A In over 35 years I have never seen woodworm common furniture beetle (CFB) in chip board. I have also consulted with a colleague whose experience is similar but it might happen. We believe the glues used during manufacture make it unattractive for egg laying so your risk is very small indeed. As the CFB lifecycle is three/four years you would have to wait this long to see if it has been infested but if I were you I would just lay it - there was probably much more attractive unadulterated wood to infest in your garage!

Many thanks much appreciated. Someone should come up with a sacrificial material which would attract CFB to reduce infestations. I suppose one of those Blue lights used to electrocute flying insects in restaurants etc. could have a similar effect.

What you suggest has already been invented. They are pheromone traps which attract CFB for them to be 'caught' by a sticky lethal lure. They never really caught on, only had a limited life and a limited area of efficacy. The flying insect traps are of limited value for wood boring insect control. If you invent something let us know!


Clicking noise from bed?

Q Hello - I hope someone can help - we are experiencing an audible clicking noise which we think is coming from our wicker bed frame (which was dry stored in a garage off the ground for two/three months). We live in Hertfordshire, it happens soon after we go to bed - i.e. when all is quiet, and if we move to try and find it or turn a light on it infuriatingly stops! It also starts again in the morning, often loud enough now to wake us up. Obviously it being in a bed frame makes me not want to start liberally spraying chemicals around. My question is - what is it likely to be? The bed is new'ish, so assuming some kind of treatment preventing woodworm, house longhorn beetle - wrong county? Could it be a wasp? Some other Larvae? Help!

A It sounds like (forgive the pun!) - the main frame of the bed is infested with a wood boring insect, especially if the bed is reasonably new. What it is likely to be would depend where in the world the bed came from. To be able to hear it means it is largish, possibly longhorn family. Treatment is only possible if the wood is bare and not painted or varnished. Modern water based treatments do not pose a problem of smell etc. so do not be put off by this. Treatment applied now is unlikely to kill off any larvae present in the timber as they are deeper in the wood than the preservative penetrates. The adult has to emerge through the treated surface for it to work - treatment applied now is therefore unlikely to stop the noise. If the bed is new (under a year) we would suggest that you take it back to the shop and reject it under the Sale of Goods Act. Ask for a replacement or your money back.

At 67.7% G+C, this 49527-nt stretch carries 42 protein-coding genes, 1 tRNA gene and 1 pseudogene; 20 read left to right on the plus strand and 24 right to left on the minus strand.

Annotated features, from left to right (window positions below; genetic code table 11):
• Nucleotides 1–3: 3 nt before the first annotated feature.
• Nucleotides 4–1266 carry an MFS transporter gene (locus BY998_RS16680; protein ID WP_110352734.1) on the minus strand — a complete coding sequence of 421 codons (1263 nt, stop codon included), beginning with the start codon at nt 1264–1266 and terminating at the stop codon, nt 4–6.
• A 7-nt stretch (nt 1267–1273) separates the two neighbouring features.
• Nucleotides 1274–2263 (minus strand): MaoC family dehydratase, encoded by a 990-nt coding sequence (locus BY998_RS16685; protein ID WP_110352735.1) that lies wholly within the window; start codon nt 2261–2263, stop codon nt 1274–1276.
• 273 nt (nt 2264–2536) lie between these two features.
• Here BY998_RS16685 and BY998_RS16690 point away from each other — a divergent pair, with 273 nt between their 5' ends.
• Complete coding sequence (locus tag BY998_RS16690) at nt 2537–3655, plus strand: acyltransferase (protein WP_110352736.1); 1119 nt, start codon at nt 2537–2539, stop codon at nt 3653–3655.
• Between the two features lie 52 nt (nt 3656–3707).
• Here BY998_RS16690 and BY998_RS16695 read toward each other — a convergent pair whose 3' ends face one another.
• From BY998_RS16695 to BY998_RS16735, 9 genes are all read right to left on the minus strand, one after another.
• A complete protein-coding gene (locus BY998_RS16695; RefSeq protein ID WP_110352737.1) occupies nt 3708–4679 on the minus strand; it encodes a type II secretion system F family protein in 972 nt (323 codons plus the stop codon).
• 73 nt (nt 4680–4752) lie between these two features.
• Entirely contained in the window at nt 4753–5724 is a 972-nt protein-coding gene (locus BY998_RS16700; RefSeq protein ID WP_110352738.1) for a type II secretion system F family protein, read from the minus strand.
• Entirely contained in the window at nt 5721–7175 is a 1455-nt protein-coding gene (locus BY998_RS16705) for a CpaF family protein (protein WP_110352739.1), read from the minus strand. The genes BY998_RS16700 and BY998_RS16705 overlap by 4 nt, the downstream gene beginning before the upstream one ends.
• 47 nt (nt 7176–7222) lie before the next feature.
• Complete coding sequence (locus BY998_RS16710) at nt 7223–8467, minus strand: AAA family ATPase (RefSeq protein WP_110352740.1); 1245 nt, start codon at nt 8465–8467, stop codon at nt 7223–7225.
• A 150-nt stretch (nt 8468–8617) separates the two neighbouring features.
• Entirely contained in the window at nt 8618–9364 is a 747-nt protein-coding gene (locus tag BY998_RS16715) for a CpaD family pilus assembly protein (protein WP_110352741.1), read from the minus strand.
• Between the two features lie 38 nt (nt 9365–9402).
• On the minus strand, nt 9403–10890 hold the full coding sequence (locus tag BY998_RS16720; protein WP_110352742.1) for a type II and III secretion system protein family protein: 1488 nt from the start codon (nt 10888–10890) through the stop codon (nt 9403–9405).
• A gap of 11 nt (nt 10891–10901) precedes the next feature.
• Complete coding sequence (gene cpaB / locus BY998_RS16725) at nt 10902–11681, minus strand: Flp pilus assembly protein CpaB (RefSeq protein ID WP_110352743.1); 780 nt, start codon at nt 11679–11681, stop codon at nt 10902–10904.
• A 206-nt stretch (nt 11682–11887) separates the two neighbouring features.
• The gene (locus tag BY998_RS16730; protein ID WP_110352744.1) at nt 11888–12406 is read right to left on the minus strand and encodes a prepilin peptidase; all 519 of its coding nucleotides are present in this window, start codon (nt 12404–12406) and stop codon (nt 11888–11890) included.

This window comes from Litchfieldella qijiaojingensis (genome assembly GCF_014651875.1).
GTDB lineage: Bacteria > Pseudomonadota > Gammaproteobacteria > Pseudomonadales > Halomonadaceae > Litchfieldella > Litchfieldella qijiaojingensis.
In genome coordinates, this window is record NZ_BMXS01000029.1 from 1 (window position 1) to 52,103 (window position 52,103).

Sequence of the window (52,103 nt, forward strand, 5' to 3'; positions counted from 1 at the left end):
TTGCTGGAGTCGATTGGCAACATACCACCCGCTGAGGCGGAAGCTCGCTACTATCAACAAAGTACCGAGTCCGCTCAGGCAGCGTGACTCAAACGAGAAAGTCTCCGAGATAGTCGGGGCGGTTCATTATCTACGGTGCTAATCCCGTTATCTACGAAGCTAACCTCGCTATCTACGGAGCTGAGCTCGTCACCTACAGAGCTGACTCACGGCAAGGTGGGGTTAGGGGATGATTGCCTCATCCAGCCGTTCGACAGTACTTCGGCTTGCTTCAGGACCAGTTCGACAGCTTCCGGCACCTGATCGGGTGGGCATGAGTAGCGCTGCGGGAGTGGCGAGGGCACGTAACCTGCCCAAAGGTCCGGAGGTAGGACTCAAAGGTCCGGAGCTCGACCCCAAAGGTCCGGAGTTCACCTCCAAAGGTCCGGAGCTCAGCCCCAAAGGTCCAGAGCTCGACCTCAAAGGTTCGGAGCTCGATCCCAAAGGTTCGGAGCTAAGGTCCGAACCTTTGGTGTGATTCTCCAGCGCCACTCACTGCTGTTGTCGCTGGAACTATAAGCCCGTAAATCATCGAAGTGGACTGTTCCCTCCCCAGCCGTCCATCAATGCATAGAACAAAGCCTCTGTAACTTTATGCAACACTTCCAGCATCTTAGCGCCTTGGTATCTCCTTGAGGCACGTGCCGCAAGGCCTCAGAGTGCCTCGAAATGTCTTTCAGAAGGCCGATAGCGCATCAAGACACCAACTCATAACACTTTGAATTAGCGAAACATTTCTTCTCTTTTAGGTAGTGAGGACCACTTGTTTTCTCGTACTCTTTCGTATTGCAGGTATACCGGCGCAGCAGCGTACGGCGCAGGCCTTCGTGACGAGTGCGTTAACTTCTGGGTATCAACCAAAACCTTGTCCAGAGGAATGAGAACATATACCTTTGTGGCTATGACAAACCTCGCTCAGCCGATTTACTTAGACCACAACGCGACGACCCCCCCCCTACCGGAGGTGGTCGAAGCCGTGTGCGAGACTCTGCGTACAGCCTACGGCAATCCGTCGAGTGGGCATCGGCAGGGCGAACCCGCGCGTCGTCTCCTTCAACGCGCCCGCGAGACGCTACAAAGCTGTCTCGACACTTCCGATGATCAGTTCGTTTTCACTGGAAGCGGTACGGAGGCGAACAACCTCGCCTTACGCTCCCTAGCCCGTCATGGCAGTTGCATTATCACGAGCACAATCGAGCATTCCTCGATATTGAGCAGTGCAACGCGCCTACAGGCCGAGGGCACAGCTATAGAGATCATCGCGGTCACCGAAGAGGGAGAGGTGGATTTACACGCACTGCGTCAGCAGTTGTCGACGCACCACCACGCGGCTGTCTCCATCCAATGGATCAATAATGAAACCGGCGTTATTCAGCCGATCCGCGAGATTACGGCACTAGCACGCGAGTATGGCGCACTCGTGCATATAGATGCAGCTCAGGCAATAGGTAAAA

Infested Giraffe!

Q I hope you don't mind me emailing. On visiting Gambia last August we bought a large wooden giraffe for our new house. We have since moved into the house and I have discovered small piles of dust below it. On closer examination I noticed small little holes on the giraffe. I have seen on two occasions what looks like a small cockroach in the bedroom. I have thrown the wooden giraffe into the garden and will burn it but I am terrified that those creatures are now going to infest my new house. Could you give me some advice or reassurance please?

A Without knowing the type of wood boring insect involved it would be difficult for us to offer any advice.  Different wood boring insects require different conditions, i.e. freshly felled timber, seasoned timber, hardwoods only, softwoods only, etc.  It is probable, but not certain, that a wood boring insect native to Gambia is unlikely to find conditions suitable for propagation in the UK. Another point for consideration is that the lifecycle of wood boring insects found in the UK is anything between two and ten years. In other words eggs laid on and in timber today will not emerge from the wood as adult insects until two to ten years later and it is only when they emerge that an infestation is known to be present. Sorry not to have been much assistance but I hope that the above information is of use to you.

Contact Peter: Email - info@dampdecay.co.uk - Telephone: 015242 71794